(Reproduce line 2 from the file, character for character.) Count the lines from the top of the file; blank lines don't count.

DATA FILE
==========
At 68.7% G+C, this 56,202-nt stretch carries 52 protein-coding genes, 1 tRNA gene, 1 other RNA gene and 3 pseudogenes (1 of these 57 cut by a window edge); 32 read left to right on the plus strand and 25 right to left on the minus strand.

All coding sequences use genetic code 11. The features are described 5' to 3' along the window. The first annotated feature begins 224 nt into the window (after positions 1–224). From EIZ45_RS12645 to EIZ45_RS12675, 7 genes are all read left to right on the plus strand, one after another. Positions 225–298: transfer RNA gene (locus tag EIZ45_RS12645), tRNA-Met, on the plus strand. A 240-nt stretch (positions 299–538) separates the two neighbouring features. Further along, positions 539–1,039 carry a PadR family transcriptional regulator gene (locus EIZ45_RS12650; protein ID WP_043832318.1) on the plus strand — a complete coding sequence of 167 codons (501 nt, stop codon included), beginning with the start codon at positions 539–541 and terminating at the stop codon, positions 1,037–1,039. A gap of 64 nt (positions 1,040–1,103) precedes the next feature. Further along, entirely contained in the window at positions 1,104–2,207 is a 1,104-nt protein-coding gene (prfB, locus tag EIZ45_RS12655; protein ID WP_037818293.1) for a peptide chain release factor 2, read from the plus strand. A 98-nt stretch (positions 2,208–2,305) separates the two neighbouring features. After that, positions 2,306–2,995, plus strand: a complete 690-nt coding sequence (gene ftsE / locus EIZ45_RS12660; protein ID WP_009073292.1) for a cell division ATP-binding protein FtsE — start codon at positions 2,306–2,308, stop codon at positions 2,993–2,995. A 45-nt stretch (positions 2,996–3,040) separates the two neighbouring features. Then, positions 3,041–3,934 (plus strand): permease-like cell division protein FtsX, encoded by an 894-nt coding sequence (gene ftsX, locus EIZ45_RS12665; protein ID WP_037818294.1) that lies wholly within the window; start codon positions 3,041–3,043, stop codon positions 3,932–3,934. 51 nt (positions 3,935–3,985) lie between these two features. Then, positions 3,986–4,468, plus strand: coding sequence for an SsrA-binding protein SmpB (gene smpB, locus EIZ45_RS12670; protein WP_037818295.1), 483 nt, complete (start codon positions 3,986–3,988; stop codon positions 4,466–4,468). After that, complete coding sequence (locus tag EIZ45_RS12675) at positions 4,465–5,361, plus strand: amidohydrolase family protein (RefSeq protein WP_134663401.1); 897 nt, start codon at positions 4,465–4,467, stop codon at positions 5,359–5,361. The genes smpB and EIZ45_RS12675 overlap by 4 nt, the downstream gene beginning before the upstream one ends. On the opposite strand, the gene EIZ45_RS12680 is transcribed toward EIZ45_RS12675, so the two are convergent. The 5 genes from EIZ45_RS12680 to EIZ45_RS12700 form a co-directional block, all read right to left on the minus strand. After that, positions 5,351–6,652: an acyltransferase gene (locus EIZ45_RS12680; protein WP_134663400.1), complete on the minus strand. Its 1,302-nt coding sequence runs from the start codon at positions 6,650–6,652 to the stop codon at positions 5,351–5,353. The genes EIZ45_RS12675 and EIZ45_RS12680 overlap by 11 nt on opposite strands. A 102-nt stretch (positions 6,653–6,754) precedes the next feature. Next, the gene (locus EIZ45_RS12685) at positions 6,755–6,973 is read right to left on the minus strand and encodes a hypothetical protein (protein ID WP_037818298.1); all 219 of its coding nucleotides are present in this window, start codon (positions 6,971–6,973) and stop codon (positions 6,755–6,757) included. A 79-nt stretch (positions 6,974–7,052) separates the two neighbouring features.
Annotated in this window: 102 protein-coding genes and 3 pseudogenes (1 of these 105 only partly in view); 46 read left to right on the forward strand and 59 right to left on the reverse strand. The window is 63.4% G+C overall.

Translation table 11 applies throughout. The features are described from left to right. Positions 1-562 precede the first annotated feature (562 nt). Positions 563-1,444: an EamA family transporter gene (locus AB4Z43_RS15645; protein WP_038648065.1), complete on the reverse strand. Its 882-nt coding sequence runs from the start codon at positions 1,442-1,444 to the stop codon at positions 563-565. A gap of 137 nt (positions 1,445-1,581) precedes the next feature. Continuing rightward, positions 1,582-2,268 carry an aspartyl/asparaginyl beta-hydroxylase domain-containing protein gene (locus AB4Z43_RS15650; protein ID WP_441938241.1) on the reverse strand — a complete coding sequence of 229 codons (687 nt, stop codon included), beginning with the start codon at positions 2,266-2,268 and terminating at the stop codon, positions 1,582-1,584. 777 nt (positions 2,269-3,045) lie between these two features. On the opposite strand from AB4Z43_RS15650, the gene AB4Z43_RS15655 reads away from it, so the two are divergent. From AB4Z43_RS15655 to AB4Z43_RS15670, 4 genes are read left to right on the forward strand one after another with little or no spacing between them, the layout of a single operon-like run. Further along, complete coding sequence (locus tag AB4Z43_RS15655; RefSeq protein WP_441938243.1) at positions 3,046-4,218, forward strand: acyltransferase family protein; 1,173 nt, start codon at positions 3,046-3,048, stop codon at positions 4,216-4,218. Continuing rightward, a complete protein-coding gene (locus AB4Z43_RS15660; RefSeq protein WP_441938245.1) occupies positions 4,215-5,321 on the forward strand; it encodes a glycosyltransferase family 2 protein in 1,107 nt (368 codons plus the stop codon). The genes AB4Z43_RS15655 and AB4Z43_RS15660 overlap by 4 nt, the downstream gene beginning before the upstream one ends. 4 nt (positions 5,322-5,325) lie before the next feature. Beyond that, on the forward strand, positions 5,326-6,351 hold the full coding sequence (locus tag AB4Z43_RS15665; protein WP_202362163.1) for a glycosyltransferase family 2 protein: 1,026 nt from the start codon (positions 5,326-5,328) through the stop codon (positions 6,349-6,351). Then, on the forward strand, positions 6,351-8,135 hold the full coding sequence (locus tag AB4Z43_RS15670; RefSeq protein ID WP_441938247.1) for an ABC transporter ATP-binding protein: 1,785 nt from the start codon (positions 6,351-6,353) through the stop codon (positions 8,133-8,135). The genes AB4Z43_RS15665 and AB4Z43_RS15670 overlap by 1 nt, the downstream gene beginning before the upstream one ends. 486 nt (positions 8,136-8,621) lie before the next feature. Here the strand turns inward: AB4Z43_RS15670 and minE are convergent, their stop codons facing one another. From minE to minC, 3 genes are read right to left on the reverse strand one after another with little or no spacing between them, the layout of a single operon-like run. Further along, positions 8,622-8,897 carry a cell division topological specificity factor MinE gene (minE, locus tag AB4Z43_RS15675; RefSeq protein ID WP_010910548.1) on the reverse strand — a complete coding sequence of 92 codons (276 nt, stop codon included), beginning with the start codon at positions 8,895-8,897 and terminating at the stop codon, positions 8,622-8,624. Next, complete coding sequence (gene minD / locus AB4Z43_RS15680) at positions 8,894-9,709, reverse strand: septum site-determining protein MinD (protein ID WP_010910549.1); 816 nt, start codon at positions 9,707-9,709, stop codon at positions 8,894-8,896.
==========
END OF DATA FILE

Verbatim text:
All coding sequences use genetic code 11. The features are described 5' to 3' along the window. The first annotated feature begins 224 nt into the window (after positions 1–224). From EIZ45_RS12645 to EIZ45_RS12675, 7 genes are all read left to right on the plus strand, one after another. Positions 225–298: transfer RNA gene (locus tag EIZ45_RS12645), tRNA-Met, on the plus strand. A 240-nt stretch (positions 299–538) separates the two neighbouring features. Further along, positions 539–1,039 carry a PadR family transcriptional regulator gene (locus EIZ45_RS12650; protein ID WP_043832318.1) on the plus strand — a complete coding sequence of 167 codons (501 nt, stop codon included), beginning with the start codon at positions 539–541 and terminating at the stop codon, positions 1,037–1,039. A gap of 64 nt (positions 1,040–1,103) precedes the next feature. Further along, entirely contained in the window at positions 1,104–2,207 is a 1,104-nt protein-coding gene (prfB, locus tag EIZ45_RS12655; protein ID WP_037818293.1) for a peptide chain release factor 2, read from the plus strand. A 98-nt stretch (positions 2,208–2,305) separates the two neighbouring features. After that, positions 2,306–2,995, plus strand: a complete 690-nt coding sequence (gene ftsE / locus EIZ45_RS12660; protein ID WP_009073292.1) for a cell division ATP-binding protein FtsE — start codon at positions 2,306–2,308, stop codon at positions 2,993–2,995. A 45-nt stretch (positions 2,996–3,040) separates the two neighbouring features. Then, positions 3,041–3,934 (plus strand): permease-like cell division protein FtsX, encoded by an 894-nt coding sequence (gene ftsX, locus EIZ45_RS12665; protein ID WP_037818294.1) that lies wholly within the window; start codon positions 3,041–3,043, stop codon positions 3,932–3,934. 51 nt (positions 3,935–3,985) lie between these two features. Then, positions 3,986–4,468, plus strand: coding sequence for an SsrA-binding protein SmpB (gene smpB, locus EIZ45_RS12670; protein WP_037818295.1), 483 nt, complete (start codon positions 3,986–3,988; stop codon positions 4,466–4,468). After that, complete coding sequence (locus tag EIZ45_RS12675) at positions 4,465–5,361, plus strand: amidohydrolase family protein (RefSeq protein WP_134663401.1); 897 nt, start codon at positions 4,465–4,467, stop codon at positions 5,359–5,361. The genes smpB and EIZ45_RS12675 overlap by 4 nt, the downstream gene beginning before the upstream one ends. On the opposite strand, the gene EIZ45_RS12680 is transcribed toward EIZ45_RS12675, so the two are convergent. The 5 genes from EIZ45_RS12680 to EIZ45_RS12700 form a co-directional block, all read right to left on the minus strand. After that, positions 5,351–6,652: an acyltransferase gene (locus EIZ45_RS12680; protein WP_134663400.1), complete on the minus strand. Its 1,302-nt coding sequence runs from the start codon at positions 6,650–6,652 to the stop codon at positions 5,351–5,353. The genes EIZ45_RS12675 and EIZ45_RS12680 overlap by 11 nt on opposite strands. A 102-nt stretch (positions 6,653–6,754) precedes the next feature. Next, the gene (locus EIZ45_RS12685) at positions 6,755–6,973 is read right to left on the minus strand and encodes a hypothetical protein (protein ID WP_037818298.1); all 219 of its coding nucleotides are present in this window, start codon (positions 6,971–6,973) and stop codon (positions 6,755–6,757) included. A 79-nt stretch (positions 6,974–7,052) separates the two neighbouring features.